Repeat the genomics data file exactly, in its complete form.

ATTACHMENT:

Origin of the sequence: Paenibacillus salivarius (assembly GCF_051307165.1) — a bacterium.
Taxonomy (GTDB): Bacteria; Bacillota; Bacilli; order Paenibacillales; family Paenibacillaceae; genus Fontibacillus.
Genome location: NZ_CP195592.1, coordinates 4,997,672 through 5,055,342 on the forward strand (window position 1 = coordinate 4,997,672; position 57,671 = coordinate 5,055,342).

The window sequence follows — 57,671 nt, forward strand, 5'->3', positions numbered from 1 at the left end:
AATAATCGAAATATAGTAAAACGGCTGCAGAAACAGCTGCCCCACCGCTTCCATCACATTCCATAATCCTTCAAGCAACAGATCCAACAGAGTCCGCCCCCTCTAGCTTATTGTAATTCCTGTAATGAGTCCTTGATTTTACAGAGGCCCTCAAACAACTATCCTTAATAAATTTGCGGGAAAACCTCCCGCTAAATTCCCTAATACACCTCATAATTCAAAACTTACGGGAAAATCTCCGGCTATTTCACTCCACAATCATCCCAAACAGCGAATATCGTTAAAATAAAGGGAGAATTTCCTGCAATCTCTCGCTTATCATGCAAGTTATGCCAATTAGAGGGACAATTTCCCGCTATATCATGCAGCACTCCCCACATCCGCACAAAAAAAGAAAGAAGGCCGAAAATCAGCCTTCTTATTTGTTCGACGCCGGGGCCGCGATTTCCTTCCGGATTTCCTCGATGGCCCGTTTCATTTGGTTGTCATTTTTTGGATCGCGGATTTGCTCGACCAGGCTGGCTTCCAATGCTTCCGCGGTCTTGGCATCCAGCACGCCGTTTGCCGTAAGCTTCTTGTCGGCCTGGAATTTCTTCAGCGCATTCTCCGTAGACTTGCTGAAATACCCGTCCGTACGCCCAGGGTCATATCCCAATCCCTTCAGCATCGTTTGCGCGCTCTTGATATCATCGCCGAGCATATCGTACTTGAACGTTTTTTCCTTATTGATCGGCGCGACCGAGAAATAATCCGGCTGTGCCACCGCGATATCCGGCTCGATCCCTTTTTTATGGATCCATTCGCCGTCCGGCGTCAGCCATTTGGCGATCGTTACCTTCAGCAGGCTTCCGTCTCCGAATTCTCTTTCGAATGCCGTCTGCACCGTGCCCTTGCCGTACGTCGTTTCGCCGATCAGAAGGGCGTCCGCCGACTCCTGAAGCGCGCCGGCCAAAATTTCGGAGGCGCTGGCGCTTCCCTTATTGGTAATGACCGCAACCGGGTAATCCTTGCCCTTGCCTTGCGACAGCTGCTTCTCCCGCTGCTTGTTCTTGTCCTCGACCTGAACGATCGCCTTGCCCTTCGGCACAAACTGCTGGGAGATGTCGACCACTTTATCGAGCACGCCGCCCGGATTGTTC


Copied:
Origin of the sequence: Paenibacillus salivarius (assembly GCF_051307165.1) — a bacterium.
Taxonomy (GTDB): Bacteria; Bacillota; Bacilli; order Paenibacillales; family Paenibacillaceae; genus Fontibacillus.
Genome location: NZ_CP195592.1, coordinates 4,997,672 through 5,055,342 on the forward strand (window position 1 = coordinate 4,997,672; position 57,671 = coordinate 5,055,342).

The window sequence follows — 57,671 nt, forward strand, 5'->3', positions numbered from 1 at the left end:
AATAATCGAAATATAGTAAAACGGCTGCAGAAACAGCTGCCCCACCGCTTCCATCACATTCCATAATCCTTCAAGCAACAGATCCAACAGAGTCCGCCCCCTCTAGCTTATTGTAATTCCTGTAATGAGTCCTTGATTTTACAGAGGCCCTCAAACAACTATCCTTAATAAATTTGCGGGAAAACCTCCCGCTAAATTCCCTAATACACCTCATAATTCAAAACTTACGGGAAAATCTCCGGCTATTTCACTCCACAATCATCCCAAACAGCGAATATCGTTAAAATAAAGGGAGAATTTCCTGCAATCTCTCGCTTATCATGCAAGTTATGCCAATTAGAGGGACAATTTCCCGCTATATCATGCAGCACTCCCCACATCCGCACAAAAAAAGAAAGAAGGCCGAAAATCAGCCTTCTTATTTGTTCGACGCCGGGGCCGCGATTTCCTTCCGGATTTCCTCGATGGCCCGTTTCATTTGGTTGTCATTTTTTGGATCGCGGATTTGCTCGACCAGGCTGGCTTCCAATGCTTCCGCGGTCTTGGCATCCAGCACGCCGTTTGCCGTAAGCTTCTTGTCGGCCTGGAATTTCTTCAGCGCATTCTCCGTAGACTTGCTGAAATACCCGTCCGTACGCCCAGGGTCATATCCCAATCCCTTCAGCATCGTTTGCGCGCTCTTGATATCATCGCCGAGCATATCGTACTTGAACGTTTTTTCCTTATTGATCGGCGCGACCGAGAAATAATCCGGCTGTGCCACCGCGATATCCGGCTCGATCCCTTTTTTATGGATCCATTCGCCGTCCGGCGTCAGCCATTTGGCGATCGTTACCTTCAGCAGGCTTCCGTCTCCGAATTCTCTTTCGAATGCCGTCTGCACCGTGCCCTTGCCGTACGTCGTTTCGCCGATCAGAAGGGCGTCCGCCGACTCCTGAAGCGCGCCGGCCAAAATTTCGGAGGCGCTGGCGCTTCCCTTATTGGTAATGACCGCAACCGGGTAATCCTTGCCCTTGCCTTGCGACAGCTGCTTCTCCCGCTGCTTGTTCTTGTCCTCGACCTGAACGATCGCCTTGCCCTTCGGCACAAACTGCTGGGAGATGTCGACCACTTTATCGAGCACGCCGCCCGGATTGTTC